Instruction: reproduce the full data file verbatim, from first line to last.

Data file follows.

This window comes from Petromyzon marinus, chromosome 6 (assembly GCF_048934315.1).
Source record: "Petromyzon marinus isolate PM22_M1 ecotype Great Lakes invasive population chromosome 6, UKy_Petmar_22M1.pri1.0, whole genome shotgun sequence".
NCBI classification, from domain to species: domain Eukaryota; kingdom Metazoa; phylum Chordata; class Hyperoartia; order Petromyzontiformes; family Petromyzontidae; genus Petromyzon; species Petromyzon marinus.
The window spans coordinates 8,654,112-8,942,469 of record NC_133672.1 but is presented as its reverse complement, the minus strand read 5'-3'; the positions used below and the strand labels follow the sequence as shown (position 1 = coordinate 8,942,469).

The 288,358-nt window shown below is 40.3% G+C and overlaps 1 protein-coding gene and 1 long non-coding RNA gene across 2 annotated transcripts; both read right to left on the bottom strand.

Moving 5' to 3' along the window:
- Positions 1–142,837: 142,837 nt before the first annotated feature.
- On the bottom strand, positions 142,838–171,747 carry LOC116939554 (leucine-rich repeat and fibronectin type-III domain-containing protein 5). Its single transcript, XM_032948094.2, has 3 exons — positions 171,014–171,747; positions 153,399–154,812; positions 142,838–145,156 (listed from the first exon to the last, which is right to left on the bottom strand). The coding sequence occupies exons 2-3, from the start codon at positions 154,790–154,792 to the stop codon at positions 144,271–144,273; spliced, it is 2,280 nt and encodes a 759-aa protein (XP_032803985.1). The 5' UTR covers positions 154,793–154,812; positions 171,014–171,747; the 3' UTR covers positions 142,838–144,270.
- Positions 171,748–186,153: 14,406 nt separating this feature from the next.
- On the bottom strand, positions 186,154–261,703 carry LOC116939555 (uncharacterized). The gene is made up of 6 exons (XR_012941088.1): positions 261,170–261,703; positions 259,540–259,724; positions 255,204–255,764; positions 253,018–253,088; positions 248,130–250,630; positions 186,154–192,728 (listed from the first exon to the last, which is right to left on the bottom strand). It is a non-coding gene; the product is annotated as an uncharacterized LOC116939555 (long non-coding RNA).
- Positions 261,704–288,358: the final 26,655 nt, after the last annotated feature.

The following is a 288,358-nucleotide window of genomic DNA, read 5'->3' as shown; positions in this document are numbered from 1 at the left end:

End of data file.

This window comes from Petromyzon marinus, chromosome 6 (assembly GCF_048934315.1).
Source record: "Petromyzon marinus isolate PM22_M1 ecotype Great Lakes invasive population chromosome 6, UKy_Petmar_22M1.pri1.0, whole genome shotgun sequence".
NCBI classification, from domain to species: domain Eukaryota; kingdom Metazoa; phylum Chordata; class Hyperoartia; order Petromyzontiformes; family Petromyzontidae; genus Petromyzon; species Petromyzon marinus.
The window spans coordinates 8,654,112-8,942,469 of record NC_133672.1 but is presented as its reverse complement, the minus strand read 5'-3'; the positions used below and the strand labels follow the sequence as shown (position 1 = coordinate 8,942,469).

The 288,358-nt window shown below is 40.3% G+C and overlaps 1 protein-coding gene and 1 long non-coding RNA gene across 2 annotated transcripts; both read right to left on the bottom strand.

Moving 5' to 3' along the window:
- Positions 1–142,837: 142,837 nt before the first annotated feature.
- On the bottom strand, positions 142,838–171,747 carry LOC116939554 (leucine-rich repeat and fibronectin type-III domain-containing protein 5). Its single transcript, XM_032948094.2, has 3 exons — positions 171,014–171,747; positions 153,399–154,812; positions 142,838–145,156 (listed from the first exon to the last, which is right to left on the bottom strand). The coding sequence occupies exons 2-3, from the start codon at positions 154,790–154,792 to the stop codon at positions 144,271–144,273; spliced, it is 2,280 nt and encodes a 759-aa protein (XP_032803985.1). The 5' UTR covers positions 154,793–154,812; positions 171,014–171,747; the 3' UTR covers positions 142,838–144,270.
- Positions 171,748–186,153: 14,406 nt separating this feature from the next.
- On the bottom strand, positions 186,154–261,703 carry LOC116939555 (uncharacterized). The gene is made up of 6 exons (XR_012941088.1): positions 261,170–261,703; positions 259,540–259,724; positions 255,204–255,764; positions 253,018–253,088; positions 248,130–250,630; positions 186,154–192,728 (listed from the first exon to the last, which is right to left on the bottom strand). It is a non-coding gene; the product is annotated as an uncharacterized LOC116939555 (long non-coding RNA).
- Positions 261,704–288,358: the final 26,655 nt, after the last annotated feature.

The following is a 288,358-nucleotide window of genomic DNA, read 5'->3' as shown; positions in this document are numbered from 1 at the left end: